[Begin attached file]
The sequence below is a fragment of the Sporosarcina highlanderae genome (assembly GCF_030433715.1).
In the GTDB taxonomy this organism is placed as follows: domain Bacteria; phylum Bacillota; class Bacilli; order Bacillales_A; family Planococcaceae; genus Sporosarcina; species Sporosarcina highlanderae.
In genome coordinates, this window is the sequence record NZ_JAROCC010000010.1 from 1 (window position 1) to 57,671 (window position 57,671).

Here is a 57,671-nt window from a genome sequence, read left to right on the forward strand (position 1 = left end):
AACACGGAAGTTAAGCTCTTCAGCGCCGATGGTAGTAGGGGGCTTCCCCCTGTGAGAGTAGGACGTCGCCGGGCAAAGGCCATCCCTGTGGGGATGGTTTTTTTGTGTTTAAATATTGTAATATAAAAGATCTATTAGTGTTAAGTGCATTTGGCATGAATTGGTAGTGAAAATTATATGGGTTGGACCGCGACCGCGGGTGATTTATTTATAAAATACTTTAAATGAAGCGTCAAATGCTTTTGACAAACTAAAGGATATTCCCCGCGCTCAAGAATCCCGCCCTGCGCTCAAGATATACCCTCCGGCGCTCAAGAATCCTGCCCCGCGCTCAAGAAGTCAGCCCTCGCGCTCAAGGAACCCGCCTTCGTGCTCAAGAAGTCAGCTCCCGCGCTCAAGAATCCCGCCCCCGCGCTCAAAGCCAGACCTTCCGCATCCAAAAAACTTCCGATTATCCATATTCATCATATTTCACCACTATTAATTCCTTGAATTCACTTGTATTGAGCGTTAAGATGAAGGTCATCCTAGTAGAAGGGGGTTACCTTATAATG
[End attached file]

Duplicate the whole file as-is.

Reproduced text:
The sequence below is a fragment of the Sporosarcina highlanderae genome (assembly GCF_030433715.1).
In the GTDB taxonomy this organism is placed as follows: domain Bacteria; phylum Bacillota; class Bacilli; order Bacillales_A; family Planococcaceae; genus Sporosarcina; species Sporosarcina highlanderae.
In genome coordinates, this window is the sequence record NZ_JAROCC010000010.1 from 1 (window position 1) to 57,671 (window position 57,671).

Here is a 57,671-nt window from a genome sequence, read left to right on the forward strand (position 1 = left end):
AACACGGAAGTTAAGCTCTTCAGCGCCGATGGTAGTAGGGGGCTTCCCCCTGTGAGAGTAGGACGTCGCCGGGCAAAGGCCATCCCTGTGGGGATGGTTTTTTTGTGTTTAAATATTGTAATATAAAAGATCTATTAGTGTTAAGTGCATTTGGCATGAATTGGTAGTGAAAATTATATGGGTTGGACCGCGACCGCGGGTGATTTATTTATAAAATACTTTAAATGAAGCGTCAAATGCTTTTGACAAACTAAAGGATATTCCCCGCGCTCAAGAATCCCGCCCTGCGCTCAAGATATACCCTCCGGCGCTCAAGAATCCTGCCCCGCGCTCAAGAAGTCAGCCCTCGCGCTCAAGGAACCCGCCTTCGTGCTCAAGAAGTCAGCTCCCGCGCTCAAGAATCCCGCCCCCGCGCTCAAAGCCAGACCTTCCGCATCCAAAAAACTTCCGATTATCCATATTCATCATATTTCACCACTATTAATTCCTTGAATTCACTTGTATTGAGCGTTAAGATGAAGGTCATCCTAGTAGAAGGGGGTTACCTTATAATG